References to the research

3.1 Clark, A, Jauregui, B, Griffiths, U, Janusz, C, Bolaños-Sierra, B, Hajjeh, R, Andrus, JK and Sanderson C (2013) TRIVAC decision-support model for evaluating the cost-effectiveness of Haemophilus influenzae type b, pneumococcal and rotavirus vaccination, Vaccine, 31(Suppl. 3): C19-C29, doi:10.1016/j.vaccine.2013.05.045.


3.2 Patel, MM, Clark, AD, Sanderson, CFB, Tate, J and Parashar, UD (2012) Removing the age restrictions for rotavirus vaccination: a benefit-risk modeling analysis, PloS Medicine, 9(10): e1001330, doi:10.1371/journal.pmed.1001330.


3.3 Edmond, K, Clark, A, Korczak, VS, Sanderson, C, Griffiths, UK and Rudan I (2010) Global and regional risk of disabling sequelae from bacterial meningitis: a systematic review and meta-analysis, Lancet Infectious Diseases, 10(5): 317-328, doi:10.1016/S1473-3099(10)70048-7.


3.4 Clark, A and Sanderson, C (2009) Timing of children's vaccinations in 45 low-income and middle-income countries: an analysis of survey data, Lancet, 373(9674): 1543-1549, doi: 10.1016/S0140-6736(09)60317-2.


3.5 Griffiths, UK, Clark, A, Gessner, B, Miners, A, Sanderson, C, Sedyaningsih, ER and Mulholland, KE (2012) Dose-specific efficacy of Haemophilus influenzae type b conjugate vaccines: a systematic review and meta-analysis of controlled clinical trials, Epidemiology & Infection, 140(8): 1343-1355, doi:10.1017/S0950268812000957.


Key grants

Clark, Evaluation of introducing Rotovirus & Pneumococcal Vaccines, PAHO, 1/10/2012-31/12/2014, £113,207.

Sanderson, OLIVES (Extension), PAHO/WHO, 1/07/2009-31/12/2014, £328,722.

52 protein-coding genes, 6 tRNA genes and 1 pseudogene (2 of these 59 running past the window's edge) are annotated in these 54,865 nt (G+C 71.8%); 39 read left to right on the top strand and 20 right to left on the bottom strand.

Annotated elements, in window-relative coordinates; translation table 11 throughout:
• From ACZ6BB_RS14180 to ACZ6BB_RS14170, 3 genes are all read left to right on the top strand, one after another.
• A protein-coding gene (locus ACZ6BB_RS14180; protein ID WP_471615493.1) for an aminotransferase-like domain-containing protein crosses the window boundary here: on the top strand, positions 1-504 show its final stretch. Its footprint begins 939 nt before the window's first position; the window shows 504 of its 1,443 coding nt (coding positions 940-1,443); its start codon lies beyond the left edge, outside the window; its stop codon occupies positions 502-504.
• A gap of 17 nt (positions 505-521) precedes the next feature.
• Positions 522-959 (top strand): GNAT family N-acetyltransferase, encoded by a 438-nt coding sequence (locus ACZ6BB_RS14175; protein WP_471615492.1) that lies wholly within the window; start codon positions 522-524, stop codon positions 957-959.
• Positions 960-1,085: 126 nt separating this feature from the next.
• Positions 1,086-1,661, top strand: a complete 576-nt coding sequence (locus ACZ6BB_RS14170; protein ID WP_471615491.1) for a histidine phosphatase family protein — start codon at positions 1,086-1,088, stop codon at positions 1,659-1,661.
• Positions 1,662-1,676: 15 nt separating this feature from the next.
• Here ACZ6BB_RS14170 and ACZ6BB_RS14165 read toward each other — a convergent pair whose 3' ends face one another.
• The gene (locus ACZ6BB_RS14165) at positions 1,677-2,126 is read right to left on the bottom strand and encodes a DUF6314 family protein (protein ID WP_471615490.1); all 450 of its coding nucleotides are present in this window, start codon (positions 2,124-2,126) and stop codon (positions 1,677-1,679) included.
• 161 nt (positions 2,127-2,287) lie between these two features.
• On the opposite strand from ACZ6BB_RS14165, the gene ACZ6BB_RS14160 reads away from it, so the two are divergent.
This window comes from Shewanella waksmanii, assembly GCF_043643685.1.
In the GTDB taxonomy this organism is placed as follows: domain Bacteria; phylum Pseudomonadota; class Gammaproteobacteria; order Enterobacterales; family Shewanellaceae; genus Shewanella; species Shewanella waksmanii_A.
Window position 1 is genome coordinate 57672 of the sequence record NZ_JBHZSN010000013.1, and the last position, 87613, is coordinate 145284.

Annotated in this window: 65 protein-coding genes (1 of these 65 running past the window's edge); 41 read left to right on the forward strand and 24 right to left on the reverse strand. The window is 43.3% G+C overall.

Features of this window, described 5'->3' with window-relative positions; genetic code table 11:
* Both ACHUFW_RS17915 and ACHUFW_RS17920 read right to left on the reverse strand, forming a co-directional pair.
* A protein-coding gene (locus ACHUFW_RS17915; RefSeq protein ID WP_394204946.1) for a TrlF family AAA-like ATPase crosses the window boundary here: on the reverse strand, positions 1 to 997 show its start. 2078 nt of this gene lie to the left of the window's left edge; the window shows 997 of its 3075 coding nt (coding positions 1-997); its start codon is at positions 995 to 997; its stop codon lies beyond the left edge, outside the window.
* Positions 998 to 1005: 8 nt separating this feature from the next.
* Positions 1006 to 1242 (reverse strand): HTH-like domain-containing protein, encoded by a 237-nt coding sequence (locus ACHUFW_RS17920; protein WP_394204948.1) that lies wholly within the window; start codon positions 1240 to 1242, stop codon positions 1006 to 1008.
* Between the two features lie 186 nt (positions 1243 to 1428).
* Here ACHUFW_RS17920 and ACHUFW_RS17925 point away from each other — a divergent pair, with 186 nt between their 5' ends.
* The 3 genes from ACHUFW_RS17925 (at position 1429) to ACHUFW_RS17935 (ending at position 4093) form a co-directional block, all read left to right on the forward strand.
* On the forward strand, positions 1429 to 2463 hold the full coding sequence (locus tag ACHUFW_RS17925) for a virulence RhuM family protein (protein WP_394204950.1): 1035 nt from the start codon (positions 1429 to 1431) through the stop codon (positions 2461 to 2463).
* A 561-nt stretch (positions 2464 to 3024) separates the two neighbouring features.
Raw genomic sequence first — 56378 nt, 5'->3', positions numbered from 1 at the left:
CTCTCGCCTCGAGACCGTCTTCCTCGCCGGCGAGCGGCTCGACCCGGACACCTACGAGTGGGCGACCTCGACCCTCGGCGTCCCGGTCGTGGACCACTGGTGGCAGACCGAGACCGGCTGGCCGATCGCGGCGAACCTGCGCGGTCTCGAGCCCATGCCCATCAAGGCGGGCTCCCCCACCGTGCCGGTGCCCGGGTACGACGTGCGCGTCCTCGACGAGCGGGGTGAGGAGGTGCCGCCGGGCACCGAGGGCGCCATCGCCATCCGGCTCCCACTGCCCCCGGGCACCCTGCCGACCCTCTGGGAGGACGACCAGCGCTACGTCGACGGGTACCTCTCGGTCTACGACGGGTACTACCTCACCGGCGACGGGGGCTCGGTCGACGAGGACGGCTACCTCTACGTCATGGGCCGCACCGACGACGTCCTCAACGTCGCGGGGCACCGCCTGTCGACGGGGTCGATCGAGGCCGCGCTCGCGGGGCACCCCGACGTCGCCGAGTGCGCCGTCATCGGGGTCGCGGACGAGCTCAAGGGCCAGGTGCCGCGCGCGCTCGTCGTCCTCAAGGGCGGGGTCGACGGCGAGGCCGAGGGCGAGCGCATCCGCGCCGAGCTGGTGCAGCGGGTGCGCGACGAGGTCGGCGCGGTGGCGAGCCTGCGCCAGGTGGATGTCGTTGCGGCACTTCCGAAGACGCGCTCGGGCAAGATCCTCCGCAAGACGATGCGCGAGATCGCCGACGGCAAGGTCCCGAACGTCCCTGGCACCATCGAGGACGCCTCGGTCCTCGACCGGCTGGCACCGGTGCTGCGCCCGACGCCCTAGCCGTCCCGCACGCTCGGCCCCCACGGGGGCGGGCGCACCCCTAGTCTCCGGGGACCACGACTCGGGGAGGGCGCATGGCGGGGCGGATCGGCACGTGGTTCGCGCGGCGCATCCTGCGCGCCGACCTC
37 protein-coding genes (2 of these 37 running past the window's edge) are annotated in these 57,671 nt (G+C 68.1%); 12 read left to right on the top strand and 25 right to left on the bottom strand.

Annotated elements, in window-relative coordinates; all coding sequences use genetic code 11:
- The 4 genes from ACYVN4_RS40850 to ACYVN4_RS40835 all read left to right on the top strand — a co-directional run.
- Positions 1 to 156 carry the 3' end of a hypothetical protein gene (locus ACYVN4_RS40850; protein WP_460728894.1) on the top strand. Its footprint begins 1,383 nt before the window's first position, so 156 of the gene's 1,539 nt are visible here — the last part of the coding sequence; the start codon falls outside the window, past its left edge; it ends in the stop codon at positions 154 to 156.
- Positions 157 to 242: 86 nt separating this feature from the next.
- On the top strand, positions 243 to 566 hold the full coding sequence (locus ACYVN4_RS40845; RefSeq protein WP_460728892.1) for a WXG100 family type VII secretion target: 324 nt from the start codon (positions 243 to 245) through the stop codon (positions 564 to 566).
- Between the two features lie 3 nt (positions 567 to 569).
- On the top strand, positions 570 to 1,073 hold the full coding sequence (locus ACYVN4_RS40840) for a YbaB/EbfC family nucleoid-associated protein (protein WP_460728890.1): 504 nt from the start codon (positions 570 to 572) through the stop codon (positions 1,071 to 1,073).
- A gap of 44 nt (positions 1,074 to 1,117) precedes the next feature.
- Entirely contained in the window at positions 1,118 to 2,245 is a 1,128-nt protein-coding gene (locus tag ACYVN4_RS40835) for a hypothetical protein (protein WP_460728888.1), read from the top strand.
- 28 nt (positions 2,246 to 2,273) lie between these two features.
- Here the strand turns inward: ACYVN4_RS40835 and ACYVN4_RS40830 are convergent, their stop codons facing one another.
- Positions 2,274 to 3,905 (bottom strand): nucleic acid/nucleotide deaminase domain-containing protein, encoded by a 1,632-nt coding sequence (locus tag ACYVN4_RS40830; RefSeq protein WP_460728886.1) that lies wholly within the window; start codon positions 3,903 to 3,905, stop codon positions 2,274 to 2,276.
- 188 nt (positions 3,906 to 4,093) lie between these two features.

Sanderson and Clark, Project Proposal to Transfer Tools, Methods and Lessons (ProVac), Bill & Melinda Gates Foundation, 4/07/2012-31/12/2013, £115,714.

Details of the impact

LSHTM models measuring the cost effectiveness and impact of new vaccines are now being used by key stakeholders and vaccine policy-makers at national and international levels to provide evidence for and support health initiative decisions. The models have been used by country teams including experts from Ministries of Health and Finance, and national vaccination programme managers. In 10 of these countries the new vaccine in question has been introduced, benefiting many thousands of children. Sanderson and Clark have also been regularly called upon to provide analysis and advice for policy-makers, donors and stakeholders at the highest level.


Launched in 2010, TRIVAC is now an integral part of international efforts to collect and disseminate data and research to help countries build or scrutinise the case for adopting vaccines. TRIVAC has been used to expedite national decision-making around Hib vaccination in the developing world (through GAVI's `Hib Initiative') 5.1 and to support country-level evidence-based decisions about adopting new vaccines in countries who are members of the PAHO through its ProVac Initiative.5.2 It has also been used by the GAVI Alliance (a public-private health partnership aimed at increasing international access to immunisation).

Between 2010 and July 2013, TRIVAC and/or CERVIVAC were used in 14 vaccine cost effectiveness studies in the PAHO region. Typically, this has followed an invitation from national policy-makers to conduct workshops for teams made up of local Ministry of Health and immunisation officials, during which an LSHTM researcher (usually Clark) uses the model(s) to scrutinise data, consider plausible scenarios and carry out sensitivity analyses.

Following these studies, a pneumococcal conjugate vaccine (PCV) has been introduced in Argentina, Bolivia, Costa Rica, Ecuador, El Salvador, Nicaragua, Paraguay, Peru and Guatemala. Guatemala has also introduced a rotavirus vaccine. CERVIVAC was launched in 2011, and a study using this model was reviewed prior to HPV vaccination being introduced in Argentina. Decisions are pending following studies in Bolivia, Ecuador and Jamaica.5.3

In October 2012, a TRIVAC analysis by the Costa Rican Department of Social Security restored public confidence in PCV for children under the age of 2, after a controversially expensive universal vaccination programme was introduced.5.4